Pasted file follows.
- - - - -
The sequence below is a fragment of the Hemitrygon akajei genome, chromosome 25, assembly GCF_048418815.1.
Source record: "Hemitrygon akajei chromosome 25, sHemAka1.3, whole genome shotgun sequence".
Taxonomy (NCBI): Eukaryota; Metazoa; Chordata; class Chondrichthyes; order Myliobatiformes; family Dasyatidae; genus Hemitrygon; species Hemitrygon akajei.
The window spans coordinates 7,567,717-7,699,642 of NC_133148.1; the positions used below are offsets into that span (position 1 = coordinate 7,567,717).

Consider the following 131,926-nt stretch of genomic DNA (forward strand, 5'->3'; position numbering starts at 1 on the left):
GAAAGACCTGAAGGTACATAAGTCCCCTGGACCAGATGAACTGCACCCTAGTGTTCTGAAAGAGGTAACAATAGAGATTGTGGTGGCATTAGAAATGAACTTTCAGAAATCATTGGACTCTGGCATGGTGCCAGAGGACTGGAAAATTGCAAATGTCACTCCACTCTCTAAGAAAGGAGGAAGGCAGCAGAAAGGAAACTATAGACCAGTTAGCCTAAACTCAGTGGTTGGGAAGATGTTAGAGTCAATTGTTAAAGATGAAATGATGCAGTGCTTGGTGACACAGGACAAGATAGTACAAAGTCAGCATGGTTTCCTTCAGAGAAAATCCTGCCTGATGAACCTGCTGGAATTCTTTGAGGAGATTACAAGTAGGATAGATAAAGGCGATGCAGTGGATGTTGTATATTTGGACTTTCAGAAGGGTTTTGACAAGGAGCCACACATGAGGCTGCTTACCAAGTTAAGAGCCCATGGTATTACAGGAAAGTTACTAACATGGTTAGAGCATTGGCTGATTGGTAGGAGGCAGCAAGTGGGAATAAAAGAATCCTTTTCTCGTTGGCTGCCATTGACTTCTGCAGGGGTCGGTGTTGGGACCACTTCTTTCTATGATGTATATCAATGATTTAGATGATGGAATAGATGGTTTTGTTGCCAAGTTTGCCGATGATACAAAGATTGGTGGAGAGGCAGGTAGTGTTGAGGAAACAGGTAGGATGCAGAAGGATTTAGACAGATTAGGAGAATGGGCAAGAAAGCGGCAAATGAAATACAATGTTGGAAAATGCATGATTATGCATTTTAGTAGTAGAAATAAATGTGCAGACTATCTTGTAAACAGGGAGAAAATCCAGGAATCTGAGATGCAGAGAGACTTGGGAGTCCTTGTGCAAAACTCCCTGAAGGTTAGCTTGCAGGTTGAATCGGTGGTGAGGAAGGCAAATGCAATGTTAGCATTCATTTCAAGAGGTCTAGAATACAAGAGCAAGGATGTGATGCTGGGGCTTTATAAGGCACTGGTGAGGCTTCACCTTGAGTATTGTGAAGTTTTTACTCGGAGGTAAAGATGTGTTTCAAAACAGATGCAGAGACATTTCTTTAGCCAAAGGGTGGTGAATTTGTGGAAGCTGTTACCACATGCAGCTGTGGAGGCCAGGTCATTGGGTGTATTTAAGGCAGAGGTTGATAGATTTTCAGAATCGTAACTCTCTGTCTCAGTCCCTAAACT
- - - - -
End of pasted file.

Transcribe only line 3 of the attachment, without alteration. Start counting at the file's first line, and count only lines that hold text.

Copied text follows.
Taxonomy (NCBI): Eukaryota; Metazoa; Chordata; class Chondrichthyes; order Myliobatiformes; family Dasyatidae; genus Hemitrygon; species Hemitrygon akajei.